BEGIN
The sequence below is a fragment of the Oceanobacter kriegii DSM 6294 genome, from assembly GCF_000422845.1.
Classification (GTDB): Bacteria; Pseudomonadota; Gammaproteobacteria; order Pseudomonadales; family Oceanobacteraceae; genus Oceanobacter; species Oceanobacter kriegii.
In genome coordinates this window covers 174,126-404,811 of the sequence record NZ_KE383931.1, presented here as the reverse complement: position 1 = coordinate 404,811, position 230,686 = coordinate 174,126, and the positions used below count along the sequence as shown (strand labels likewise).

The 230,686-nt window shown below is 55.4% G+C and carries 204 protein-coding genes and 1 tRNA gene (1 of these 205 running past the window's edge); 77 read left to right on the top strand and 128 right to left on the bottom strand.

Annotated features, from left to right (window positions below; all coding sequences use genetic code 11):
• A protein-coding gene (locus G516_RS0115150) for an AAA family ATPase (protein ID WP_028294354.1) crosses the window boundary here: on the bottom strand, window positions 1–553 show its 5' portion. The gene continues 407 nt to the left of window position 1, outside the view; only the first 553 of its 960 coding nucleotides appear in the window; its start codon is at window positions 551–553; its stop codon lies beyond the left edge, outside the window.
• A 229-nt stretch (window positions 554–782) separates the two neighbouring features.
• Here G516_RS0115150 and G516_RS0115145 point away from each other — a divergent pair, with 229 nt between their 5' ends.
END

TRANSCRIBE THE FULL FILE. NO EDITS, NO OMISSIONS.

The sequence below is a fragment of the Oceanobacter kriegii DSM 6294 genome, from assembly GCF_000422845.1.
Classification (GTDB): Bacteria; Pseudomonadota; Gammaproteobacteria; order Pseudomonadales; family Oceanobacteraceae; genus Oceanobacter; species Oceanobacter kriegii.
In genome coordinates this window covers 174,126-404,811 of the sequence record NZ_KE383931.1, presented here as the reverse complement: position 1 = coordinate 404,811, position 230,686 = coordinate 174,126, and the positions used below count along the sequence as shown (strand labels likewise).

The 230,686-nt window shown below is 55.4% G+C and carries 204 protein-coding genes and 1 tRNA gene (1 of these 205 running past the window's edge); 77 read left to right on the top strand and 128 right to left on the bottom strand.

Annotated features, from left to right (window positions below; all coding sequences use genetic code 11):
• A protein-coding gene (locus G516_RS0115150) for an AAA family ATPase (protein ID WP_028294354.1) crosses the window boundary here: on the bottom strand, window positions 1–553 show its 5' portion. The gene continues 407 nt to the left of window position 1, outside the view; only the first 553 of its 960 coding nucleotides appear in the window; its start codon is at window positions 551–553; its stop codon lies beyond the left edge, outside the window.
• A 229-nt stretch (window positions 554–782) separates the two neighbouring features.
• Here G516_RS0115150 and G516_RS0115145 point away from each other — a divergent pair, with 229 nt between their 5' ends.